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Greater Houston Partnership and Opportunity@Work Join Forces to Accelerate Pathways for Workers Skilled Through Alternative Routes (STARs)

Published Jun 03, 2022 by Peter Beard and Bridgette Gray

Skyline of Downtown Houston

HOUSTON (June 3, 2022) — As the country charts a path to a more inclusive economic recovery, many creative and forward-thinking ideas to build a stronger and more equitable labor market are emerging at the state and local levels. The governor of Maryland recently announced that thousands of state jobs will no longer require college degrees. The Bay Area Opportunity Onramps collaborative, and the community reskilling partnerships undertaken in cities like Buffalo and Louisville, are similar regional efforts focused on helping workers access higher-wage jobs. What these initiatives have in common is their aim to accelerate economic opportunity for workers who are Skilled Through Alternative Routes (STARs) rather than through a bachelor’s degree. 

This week, we’re excited to share that Houston is taking action to support screening in, hiring, training, and supporting STARs in ways that build on the city’s long track record of elevating and expanding pathways to economic mobility.

Houston has a well-deserved reputation as an engine of workforce innovation. The Greater Houston Partnership (the “Partnership”) has become a catalyst for economic growth and a leader in workforce development for the 12-county Houston region. The Partnership’s UpSkill Houston and Houston Back on Track initiatives are jobs-first and employer-led efforts that recruit aspiring workers and connect them to training and wraparound supports that enable them to pursue occupations in high-growth fields like energy, manufacturing, and life sciences. These kinds of initiatives have earned national recognition as models of the sort of collaborative, community-driven work that can transform regional economies and provide economic mobility.

That transformative power is bolstered by the work of employers in the industries that drive and support the growth of Greater Houston’s regional economy. Thanks in large part to the efforts of Mayor Turner’s administration to attract businesses and expand the region’s economy, Houston saw record job growth over the past year. Importantly, many of the area’s largest employers are in industries with an abundance of what we call Gateway Jobs: roles that don’t require a bachelor’s degree but that open the door to higher-paying jobs that build on those same skill sets. Recent workforce investments from Boeing and Houston’s energy employers preparing for the transition to a low-carbon future, including its emergence as an innovation hub of green energy, create a strong foundation for the growing number of jobs where STARs could excel. Continued innovation in upskilling talent will ensure that the city is positioned to continue in its role as an exemplar of adaptability and momentum in a changing world of work.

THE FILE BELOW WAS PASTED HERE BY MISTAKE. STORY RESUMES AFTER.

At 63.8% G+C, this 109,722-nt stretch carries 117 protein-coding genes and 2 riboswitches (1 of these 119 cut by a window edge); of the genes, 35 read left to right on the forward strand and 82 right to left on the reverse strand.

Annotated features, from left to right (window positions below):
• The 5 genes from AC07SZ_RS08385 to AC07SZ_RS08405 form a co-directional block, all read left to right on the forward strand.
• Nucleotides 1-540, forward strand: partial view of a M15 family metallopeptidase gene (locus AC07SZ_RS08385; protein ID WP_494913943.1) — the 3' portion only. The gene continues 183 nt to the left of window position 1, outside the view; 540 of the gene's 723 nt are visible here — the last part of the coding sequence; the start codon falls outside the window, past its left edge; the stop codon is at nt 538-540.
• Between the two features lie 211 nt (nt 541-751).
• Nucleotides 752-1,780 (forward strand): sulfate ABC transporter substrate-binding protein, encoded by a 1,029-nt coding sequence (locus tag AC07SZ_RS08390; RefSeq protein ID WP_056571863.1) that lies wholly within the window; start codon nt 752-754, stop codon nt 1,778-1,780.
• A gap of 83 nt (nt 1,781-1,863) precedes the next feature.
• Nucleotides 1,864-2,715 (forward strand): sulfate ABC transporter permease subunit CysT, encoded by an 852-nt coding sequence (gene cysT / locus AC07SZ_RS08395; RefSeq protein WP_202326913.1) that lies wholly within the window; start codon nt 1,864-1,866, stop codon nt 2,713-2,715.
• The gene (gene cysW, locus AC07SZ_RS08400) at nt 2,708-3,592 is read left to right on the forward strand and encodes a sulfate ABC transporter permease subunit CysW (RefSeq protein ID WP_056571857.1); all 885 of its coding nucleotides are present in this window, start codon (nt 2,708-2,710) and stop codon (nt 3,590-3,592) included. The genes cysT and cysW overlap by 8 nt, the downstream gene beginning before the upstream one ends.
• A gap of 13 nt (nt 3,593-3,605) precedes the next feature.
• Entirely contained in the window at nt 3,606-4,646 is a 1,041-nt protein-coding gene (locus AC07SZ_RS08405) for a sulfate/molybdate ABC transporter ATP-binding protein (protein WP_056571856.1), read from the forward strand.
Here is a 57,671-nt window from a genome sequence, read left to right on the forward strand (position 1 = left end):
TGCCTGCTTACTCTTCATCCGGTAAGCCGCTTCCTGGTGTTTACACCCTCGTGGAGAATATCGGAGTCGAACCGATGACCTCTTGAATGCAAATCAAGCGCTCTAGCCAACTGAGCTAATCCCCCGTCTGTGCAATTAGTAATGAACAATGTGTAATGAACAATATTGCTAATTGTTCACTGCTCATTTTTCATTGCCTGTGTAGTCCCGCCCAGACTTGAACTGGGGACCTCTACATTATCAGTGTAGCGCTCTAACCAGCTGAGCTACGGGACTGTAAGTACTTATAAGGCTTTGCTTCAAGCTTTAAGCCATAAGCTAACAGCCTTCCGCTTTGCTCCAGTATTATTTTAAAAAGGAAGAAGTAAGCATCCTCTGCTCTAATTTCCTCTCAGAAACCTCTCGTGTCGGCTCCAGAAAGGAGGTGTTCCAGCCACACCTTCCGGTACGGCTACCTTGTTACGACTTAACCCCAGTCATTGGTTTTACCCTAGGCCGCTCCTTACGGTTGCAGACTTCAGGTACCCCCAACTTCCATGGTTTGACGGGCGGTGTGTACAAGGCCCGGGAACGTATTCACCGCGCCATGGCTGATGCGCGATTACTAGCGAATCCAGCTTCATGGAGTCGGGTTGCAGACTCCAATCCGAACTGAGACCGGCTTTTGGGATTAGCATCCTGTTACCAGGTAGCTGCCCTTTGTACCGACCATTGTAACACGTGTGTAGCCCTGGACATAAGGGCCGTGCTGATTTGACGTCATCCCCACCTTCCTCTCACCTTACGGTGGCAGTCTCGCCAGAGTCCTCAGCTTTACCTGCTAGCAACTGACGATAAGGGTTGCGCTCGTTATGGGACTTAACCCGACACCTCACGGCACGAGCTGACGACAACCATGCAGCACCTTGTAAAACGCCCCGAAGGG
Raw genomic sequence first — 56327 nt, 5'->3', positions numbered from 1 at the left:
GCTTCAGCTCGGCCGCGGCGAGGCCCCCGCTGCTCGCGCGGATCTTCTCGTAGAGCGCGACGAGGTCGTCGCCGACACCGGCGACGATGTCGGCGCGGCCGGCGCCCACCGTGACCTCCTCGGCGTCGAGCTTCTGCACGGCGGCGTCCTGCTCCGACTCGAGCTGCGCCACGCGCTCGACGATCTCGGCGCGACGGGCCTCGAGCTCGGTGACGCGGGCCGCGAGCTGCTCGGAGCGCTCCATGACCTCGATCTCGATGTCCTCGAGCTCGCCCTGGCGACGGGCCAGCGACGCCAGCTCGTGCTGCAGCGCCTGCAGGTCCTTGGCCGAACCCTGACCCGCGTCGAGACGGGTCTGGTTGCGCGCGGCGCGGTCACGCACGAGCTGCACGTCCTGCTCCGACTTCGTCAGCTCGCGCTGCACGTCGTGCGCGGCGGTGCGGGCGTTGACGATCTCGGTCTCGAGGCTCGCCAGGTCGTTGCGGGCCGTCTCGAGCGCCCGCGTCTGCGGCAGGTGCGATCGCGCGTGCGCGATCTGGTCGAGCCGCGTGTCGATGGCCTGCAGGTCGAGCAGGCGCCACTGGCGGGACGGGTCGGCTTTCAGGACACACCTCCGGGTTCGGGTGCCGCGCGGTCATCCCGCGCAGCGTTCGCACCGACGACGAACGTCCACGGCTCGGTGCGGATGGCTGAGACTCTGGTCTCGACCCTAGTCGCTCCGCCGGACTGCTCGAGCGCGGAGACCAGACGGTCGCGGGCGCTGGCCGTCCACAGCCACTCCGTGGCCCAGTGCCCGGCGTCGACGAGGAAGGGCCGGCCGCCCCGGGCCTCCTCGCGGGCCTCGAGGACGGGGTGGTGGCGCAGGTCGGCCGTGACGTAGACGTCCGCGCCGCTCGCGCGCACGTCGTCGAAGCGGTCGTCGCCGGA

Houston is home to a large and growing population of STARs, many of whom already have the skills to succeed in the region’s fastest-growing industries. Today, some 60 percent of greater Houston’s adult population are STARs who can close talent gaps for employers who are savvy enough to proactively seek out those workers, rather than screening them out with unnecessary degree requirements. The strength of Houston’s STARs also provide an opportunity for policy and community leaders seeking to provide new paths to economic growth and opportunity in the area. 

As in so many regions around the country, the imperative to support STARs is also one of equity: while one-third of adults over age 25 in Houston have earned a bachelor’s degree or higher, that ratio is much lower for Hispanic and Black workers. As such, encouraging employers to adapt their talent acquisition strategies and screen in STARs will have a disproportionate and positive impact on the job prospects of Black and Hispanic workers throughout the region — and will also better enable Houston employers to boost diversity and inclusion in their workforces. 

This new initiative will build on Houston’s existing foundation by enabling workers and employers throughout the region to access Stellarworx, the talent matching platform focused specifically on helping employers hire STARs. Modeled on similar partnerships in the Bay Area and the Youngstown, Ohio, metropolitan area, Opportunity@Work and the Greater Houston Partnership’s UpSkill Houston are joining forces with business leaders and community-based talent developers in Houston to create an employer-led, one-stop shop that brings together aspiring workers, education and training providers, and employers themselves. Our goal is to accelerate the ongoing work of organizations in the region by creating a centralized resource focused specifically on developing and supporting diverse workers without bachelor’s degrees.

In the weeks to come, we will be engaging employers, talent developers, and community partners across greater Houston to explore how they can get involved, whether by joining Stellarworx or helping to elevate this initiative with partners throughout the region. Together, we can take the steps toward building a labor market that works for STARs in Houston — and, in so doing, set an example for other cities around the country that are working to build a stronger, more inclusive, and more equitable labor market.
 

Peter Beard is the senior vice president of Regional Workforce Development at Greater Houston Partnership. Bridgette Gray is the chief customer officer at Opportunity@Work.